Description of POWERPLANTS from realU website:
KINETIC LIGHT SCULPTURES AS A CATALYST FOR AND SYMBOL OF THE TRANSFORMATION OF A POST-INDUSTRIAL URBAN DEVELOPMENT AREA
Powerplants is a land art project for the site of a former power plant in Pasadena, which is being redeveloped as a new expansion for the Pasadena Arts Center, as well as for a planned development park consisting of high-tech businesses and offices. This transformation from an old power plant to what has been named the “Glenarm Innovation Corridor” was in need of an artistic strategy to visually accompany and support the ongoing urban (re-)development over the years to come.
A singular symbol in just one location quickly revealed itself to be an unfeasible solution here: the grounds are expansive and very eclectic due to their heterogeneous construction. Not so expansive was the low budget for “public art”, which the city set aside for the project’s development. That’s why a modular concept was developed, which could be extended at any time through additional private investments in connection with expected business settlements moving into the Innovation Corridor, thereby adopting and strengthening the area’s artistic (and professional) aura.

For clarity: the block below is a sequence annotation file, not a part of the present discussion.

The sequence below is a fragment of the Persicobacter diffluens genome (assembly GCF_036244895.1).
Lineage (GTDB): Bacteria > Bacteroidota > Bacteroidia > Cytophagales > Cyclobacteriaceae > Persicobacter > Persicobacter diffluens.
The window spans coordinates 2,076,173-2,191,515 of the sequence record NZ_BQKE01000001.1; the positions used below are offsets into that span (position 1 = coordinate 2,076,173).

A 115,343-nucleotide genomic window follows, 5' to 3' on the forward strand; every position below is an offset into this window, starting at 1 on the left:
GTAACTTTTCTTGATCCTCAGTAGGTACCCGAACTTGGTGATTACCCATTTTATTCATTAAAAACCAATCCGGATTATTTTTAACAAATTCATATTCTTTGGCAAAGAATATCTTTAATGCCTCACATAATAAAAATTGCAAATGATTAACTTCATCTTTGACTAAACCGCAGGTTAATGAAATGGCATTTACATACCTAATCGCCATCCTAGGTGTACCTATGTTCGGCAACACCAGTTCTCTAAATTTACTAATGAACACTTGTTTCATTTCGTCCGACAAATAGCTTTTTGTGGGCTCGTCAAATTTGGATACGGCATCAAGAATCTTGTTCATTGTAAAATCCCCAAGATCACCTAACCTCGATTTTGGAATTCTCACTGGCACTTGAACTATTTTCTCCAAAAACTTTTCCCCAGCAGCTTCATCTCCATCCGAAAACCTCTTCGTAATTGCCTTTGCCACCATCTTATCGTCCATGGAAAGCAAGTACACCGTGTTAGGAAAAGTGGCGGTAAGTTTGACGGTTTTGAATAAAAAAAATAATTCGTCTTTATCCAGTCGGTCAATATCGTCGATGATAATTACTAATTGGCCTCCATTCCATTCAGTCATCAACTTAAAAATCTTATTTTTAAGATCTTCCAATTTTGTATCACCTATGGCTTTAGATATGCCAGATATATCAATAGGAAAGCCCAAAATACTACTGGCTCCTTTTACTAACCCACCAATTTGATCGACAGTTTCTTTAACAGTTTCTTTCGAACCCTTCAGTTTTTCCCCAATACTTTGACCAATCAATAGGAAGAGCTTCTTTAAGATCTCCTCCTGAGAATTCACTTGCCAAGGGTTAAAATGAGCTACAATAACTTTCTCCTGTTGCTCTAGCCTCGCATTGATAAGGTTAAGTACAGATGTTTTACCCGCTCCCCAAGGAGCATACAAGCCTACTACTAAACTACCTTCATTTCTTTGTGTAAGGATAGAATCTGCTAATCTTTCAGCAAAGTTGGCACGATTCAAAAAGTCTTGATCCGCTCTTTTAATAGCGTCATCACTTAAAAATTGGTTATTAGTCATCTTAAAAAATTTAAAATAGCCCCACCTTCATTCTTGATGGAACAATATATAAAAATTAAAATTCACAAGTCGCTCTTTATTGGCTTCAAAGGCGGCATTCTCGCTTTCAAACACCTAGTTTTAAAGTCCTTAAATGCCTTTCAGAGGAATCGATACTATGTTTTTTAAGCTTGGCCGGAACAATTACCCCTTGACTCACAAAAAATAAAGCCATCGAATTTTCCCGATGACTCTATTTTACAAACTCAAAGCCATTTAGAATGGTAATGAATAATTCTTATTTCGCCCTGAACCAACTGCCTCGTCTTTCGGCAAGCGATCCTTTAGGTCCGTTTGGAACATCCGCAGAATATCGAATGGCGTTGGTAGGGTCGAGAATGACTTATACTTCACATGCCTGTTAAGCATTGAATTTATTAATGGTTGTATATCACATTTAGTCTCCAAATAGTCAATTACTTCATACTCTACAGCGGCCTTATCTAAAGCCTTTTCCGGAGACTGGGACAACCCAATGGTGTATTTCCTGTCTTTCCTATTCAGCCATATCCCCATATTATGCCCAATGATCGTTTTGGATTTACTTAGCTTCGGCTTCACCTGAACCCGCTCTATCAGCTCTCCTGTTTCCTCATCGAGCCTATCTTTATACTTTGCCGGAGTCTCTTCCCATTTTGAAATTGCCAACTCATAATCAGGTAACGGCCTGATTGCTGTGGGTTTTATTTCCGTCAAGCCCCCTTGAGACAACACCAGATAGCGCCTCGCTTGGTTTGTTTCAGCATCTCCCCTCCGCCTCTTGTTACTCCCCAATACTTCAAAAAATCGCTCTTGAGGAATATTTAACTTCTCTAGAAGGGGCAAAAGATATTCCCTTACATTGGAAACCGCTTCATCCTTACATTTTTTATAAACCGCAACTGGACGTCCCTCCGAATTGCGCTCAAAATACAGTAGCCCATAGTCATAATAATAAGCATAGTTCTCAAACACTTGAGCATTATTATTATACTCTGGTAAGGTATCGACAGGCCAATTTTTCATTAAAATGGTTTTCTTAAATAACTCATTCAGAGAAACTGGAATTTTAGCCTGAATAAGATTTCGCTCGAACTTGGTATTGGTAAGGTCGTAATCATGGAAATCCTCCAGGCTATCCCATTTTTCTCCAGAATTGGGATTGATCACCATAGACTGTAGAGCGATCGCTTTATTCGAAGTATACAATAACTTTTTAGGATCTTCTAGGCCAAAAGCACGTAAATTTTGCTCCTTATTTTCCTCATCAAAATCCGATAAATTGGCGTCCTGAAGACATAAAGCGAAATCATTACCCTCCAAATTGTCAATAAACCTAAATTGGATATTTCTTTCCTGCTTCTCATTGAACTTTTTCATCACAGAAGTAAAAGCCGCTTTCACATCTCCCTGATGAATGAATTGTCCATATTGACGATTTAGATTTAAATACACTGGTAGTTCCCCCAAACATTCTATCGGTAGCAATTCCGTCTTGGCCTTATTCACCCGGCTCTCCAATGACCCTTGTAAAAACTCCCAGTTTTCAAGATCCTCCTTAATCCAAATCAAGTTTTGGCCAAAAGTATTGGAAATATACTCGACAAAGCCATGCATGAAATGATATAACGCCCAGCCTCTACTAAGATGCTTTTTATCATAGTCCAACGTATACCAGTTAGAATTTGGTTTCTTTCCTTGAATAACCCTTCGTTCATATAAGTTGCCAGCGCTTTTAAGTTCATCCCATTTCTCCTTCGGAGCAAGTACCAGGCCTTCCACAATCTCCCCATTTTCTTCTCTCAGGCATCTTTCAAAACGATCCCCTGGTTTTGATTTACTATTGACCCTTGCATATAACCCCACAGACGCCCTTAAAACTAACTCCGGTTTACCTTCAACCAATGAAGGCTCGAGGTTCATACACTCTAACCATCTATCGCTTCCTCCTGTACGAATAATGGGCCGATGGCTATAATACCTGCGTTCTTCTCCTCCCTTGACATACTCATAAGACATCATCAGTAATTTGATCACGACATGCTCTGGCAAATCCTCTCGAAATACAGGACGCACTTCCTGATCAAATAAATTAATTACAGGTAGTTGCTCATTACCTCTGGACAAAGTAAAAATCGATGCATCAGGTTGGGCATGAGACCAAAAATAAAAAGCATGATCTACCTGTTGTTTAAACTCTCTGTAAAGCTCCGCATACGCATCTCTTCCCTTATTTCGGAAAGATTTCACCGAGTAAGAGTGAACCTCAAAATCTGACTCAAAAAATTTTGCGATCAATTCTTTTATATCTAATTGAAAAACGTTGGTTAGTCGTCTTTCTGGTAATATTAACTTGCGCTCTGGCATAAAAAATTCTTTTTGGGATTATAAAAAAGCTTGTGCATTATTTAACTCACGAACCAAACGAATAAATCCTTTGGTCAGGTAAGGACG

The proposal is a conceptual strategy superimposing new, modular and interconnected structures on the remains of old industry. The structures bridge the gap between industry, nature and information technology. They are a new breed of Powerplants, with slender stalks reaching about 55 feet into the sky, the same height as the famed palm trees of Southern California. Each topped by a cylindrical light tube, they emit soft and pulsating light signals powered by solar energy stored during the day. The metal structure is reminiscent of the site’s industrial history and allows movement via light breezes, swaying gently in the wind like the palm trees. It is, however, strong enough to withstand storms and earthquakes.
Because of their sculptural qualities, Powerplants are effective as single objects as well as in small or large groups. Connected via a wireless communication network, they are programmed to exchange light impulses with each other, create abstract light configurations or glow in unison. Because they are physically independent from each other and electrically self-sustainable, there is no need for wiring, thereby making it possible to “plant” and “replant” them in any given sequence and arrangement. They can therefore react flexibly to the area’s development, which is set to occur over the next two decades. They can expand, reproduce, or retract piece by piece, or be concentrated in one area. After successfully constructing a prototype Powerplants was put on hold for administrative reasons. The future is uncertain…
Prof. Nick Hafermaas / Art Center College of Design
Advising Engineers Phase One
OSD office for structural design
Advising Engineers Phase Two
Schlaich Bergermann und Partner Structural Consulting Engineers
PROJECT MANAGEMENT (REALU)
PROJECT TEAM (REALU)